Why is an ebook not like a book?
I found this excellent article on ebooks in my Google Reader feed this morning. Mike Shatzkin argues that part of the reason people don’t like the terms of ebook sales is that you cannot actually sell an ebook – just like you can’t really sell any other digital file. Money is changing hands not for an object but for a license to access digital information, and a licensing contract is inherently different from sales in a number of ways.
As he points out, though, publishers have been doing their best to pretend that ebooks work just like paper books, which is confusing for everyone, booksellers and authors alike. I think this confusion might actually be the source of so much of the kneejerk hatred for the frequent claims that ebooks are going to replace print books. It certainly made my emotional reactions make more sense to me. (I freely admit that I am one of those people who hates the idea of paper books going the way of the dinosaurs.)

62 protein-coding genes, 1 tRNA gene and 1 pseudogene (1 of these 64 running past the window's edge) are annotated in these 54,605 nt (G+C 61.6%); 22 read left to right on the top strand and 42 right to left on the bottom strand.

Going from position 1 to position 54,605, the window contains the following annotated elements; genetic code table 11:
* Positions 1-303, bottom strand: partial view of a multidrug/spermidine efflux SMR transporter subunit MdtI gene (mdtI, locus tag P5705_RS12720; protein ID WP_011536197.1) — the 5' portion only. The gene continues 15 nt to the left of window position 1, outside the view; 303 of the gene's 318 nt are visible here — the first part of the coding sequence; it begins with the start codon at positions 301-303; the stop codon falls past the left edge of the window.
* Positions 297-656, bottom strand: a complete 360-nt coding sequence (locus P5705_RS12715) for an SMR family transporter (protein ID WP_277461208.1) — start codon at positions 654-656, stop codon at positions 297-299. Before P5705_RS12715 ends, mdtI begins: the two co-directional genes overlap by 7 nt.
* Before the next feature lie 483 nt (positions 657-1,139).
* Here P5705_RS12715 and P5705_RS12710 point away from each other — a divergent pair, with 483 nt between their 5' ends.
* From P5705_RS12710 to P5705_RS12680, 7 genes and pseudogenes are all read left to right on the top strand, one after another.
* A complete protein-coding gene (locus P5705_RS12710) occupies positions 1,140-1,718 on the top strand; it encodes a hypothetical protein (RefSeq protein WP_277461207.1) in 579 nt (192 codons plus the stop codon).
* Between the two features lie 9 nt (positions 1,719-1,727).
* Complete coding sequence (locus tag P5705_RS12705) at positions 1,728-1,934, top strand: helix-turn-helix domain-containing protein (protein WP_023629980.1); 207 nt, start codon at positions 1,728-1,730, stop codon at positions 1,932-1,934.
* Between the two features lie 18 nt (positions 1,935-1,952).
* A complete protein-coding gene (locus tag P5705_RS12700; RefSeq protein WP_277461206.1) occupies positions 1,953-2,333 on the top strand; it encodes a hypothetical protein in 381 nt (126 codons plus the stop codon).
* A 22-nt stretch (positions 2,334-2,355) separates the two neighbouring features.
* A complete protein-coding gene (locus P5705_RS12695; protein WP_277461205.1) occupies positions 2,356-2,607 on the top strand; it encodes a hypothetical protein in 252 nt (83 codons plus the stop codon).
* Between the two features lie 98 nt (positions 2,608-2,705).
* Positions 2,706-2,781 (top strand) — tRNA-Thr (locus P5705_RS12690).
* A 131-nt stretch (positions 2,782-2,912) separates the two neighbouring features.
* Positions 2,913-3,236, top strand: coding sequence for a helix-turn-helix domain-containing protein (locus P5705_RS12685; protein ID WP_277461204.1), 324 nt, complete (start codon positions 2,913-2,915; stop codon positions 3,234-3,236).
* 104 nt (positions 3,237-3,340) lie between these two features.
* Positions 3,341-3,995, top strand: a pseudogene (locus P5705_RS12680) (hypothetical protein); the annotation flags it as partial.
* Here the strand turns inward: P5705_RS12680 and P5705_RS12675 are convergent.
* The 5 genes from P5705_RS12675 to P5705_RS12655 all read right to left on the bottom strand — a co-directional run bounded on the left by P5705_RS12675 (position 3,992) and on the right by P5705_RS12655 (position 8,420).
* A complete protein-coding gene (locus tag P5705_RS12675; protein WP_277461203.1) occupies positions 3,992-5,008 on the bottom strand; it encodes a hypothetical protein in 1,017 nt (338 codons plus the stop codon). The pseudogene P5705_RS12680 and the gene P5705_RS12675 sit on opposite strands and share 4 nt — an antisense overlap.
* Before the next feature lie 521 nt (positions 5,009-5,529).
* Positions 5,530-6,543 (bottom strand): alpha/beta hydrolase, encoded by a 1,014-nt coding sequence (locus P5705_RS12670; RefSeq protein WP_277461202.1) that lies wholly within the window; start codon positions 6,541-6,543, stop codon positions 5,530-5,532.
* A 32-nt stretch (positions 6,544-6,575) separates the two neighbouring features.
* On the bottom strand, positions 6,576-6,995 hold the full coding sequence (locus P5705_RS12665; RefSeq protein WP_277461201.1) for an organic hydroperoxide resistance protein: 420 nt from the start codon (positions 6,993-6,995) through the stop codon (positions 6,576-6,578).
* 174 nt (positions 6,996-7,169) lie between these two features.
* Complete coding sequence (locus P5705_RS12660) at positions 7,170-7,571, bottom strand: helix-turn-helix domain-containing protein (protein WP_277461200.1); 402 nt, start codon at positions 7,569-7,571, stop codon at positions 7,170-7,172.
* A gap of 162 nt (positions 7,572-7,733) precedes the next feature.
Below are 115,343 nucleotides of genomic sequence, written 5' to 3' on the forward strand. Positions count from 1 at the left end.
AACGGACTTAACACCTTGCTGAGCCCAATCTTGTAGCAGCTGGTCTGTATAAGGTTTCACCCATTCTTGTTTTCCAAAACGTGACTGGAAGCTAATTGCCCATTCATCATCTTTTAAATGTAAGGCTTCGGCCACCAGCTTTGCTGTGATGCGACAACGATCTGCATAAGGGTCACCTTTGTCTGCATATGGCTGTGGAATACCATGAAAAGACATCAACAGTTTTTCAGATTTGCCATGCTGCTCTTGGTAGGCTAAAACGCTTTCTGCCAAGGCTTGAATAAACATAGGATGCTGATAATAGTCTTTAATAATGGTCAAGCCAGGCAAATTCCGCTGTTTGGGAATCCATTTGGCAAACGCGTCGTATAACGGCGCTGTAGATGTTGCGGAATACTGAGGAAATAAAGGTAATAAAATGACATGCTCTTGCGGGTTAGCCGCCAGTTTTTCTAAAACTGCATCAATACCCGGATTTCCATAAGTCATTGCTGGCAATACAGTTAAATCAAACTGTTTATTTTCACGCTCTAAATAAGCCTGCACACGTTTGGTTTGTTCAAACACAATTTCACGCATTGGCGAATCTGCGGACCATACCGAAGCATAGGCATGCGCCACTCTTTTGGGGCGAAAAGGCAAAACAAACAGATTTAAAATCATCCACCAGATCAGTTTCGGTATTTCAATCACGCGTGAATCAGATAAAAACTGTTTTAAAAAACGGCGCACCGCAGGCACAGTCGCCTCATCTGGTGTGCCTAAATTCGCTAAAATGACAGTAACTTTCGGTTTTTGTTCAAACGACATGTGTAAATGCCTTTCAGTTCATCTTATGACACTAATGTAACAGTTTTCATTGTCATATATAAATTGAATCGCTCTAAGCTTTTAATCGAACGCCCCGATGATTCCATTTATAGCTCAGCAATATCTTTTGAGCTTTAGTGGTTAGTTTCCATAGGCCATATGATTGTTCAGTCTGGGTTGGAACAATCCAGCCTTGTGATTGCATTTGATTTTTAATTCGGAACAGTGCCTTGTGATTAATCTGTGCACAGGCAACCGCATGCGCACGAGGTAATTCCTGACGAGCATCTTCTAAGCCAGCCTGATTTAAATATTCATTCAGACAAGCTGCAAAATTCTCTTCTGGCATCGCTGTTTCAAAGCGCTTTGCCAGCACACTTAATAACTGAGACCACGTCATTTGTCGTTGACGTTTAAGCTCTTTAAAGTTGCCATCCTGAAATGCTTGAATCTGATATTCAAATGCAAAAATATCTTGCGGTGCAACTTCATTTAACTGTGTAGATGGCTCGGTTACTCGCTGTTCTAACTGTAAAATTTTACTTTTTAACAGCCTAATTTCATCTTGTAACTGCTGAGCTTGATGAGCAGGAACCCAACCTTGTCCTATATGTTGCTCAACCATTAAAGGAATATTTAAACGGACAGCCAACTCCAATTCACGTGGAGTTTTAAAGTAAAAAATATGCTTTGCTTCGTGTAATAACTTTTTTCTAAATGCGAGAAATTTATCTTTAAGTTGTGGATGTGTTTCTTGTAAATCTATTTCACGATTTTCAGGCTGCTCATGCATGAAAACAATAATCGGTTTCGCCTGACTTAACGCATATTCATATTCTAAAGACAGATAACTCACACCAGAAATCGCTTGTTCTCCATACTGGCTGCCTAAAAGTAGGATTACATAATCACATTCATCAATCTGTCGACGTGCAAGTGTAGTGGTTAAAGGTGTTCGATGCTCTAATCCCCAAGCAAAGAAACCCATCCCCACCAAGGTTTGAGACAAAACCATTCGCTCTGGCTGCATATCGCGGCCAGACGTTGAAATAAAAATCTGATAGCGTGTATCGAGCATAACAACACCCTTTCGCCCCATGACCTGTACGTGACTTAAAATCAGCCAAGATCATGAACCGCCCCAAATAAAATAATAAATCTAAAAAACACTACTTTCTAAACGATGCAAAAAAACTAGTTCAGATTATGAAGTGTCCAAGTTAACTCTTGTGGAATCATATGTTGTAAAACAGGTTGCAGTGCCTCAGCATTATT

I think Shatzkin’s article also helps to explain why this overhwhelming destruction of print books by ebooks isn’t going to be happening any time soon. (Publisher’s Weekly reports, at the end of last year, that ebook sales are only about 10-15% of the publishing market at the moment.) An ebook isn’t just a different format of the print book, in terms of what you pay for; it’s an entirely different beast. The advantage of the paperback novel isn’t just the fabled “book smell,” it’s the first sale doctrine, the secondhand book market, the difference between a purchase and a license. And that is far more substantial than the sentimentality we print-lovers are so often accused of.